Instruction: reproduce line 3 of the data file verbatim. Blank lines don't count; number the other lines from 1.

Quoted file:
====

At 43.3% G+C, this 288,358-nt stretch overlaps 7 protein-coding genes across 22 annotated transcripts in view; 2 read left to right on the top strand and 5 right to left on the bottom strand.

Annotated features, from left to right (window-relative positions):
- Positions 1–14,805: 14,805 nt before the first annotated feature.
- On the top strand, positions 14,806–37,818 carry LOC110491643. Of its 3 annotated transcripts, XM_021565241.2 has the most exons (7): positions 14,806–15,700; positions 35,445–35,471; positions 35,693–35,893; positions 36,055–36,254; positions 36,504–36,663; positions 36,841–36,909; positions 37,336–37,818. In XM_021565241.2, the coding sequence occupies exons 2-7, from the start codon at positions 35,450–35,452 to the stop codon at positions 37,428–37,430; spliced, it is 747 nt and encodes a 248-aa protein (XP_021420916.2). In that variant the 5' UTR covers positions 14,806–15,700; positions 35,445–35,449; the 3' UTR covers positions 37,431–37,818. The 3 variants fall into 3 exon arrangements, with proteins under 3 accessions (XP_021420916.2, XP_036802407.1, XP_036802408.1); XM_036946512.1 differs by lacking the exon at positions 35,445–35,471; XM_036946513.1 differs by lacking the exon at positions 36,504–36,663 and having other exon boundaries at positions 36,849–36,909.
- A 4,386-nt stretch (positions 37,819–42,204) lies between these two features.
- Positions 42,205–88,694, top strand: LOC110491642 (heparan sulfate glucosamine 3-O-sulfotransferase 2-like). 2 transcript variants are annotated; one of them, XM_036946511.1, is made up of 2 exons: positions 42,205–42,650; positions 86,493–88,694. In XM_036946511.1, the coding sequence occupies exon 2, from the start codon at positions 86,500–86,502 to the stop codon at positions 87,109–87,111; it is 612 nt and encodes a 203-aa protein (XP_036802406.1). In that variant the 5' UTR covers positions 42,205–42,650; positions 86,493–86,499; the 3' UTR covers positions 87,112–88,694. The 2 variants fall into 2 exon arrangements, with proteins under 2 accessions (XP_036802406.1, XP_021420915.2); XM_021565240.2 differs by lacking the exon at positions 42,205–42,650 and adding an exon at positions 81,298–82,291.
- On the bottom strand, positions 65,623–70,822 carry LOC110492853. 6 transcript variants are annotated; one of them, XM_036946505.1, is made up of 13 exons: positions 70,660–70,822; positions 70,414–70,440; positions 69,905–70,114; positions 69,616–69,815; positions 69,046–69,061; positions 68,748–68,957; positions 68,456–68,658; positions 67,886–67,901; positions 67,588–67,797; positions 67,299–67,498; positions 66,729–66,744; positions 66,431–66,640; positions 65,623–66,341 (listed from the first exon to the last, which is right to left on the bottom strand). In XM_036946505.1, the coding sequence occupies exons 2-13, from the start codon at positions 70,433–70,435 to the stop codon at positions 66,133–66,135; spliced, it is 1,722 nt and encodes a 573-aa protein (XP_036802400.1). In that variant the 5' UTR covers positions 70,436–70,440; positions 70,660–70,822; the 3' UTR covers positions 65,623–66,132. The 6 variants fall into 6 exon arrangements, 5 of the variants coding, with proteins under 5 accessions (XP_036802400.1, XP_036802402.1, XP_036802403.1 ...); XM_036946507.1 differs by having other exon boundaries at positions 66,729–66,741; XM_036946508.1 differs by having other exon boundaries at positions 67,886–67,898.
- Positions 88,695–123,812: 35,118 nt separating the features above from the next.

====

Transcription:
- Positions 1–14,805: 14,805 nt before the first annotated feature.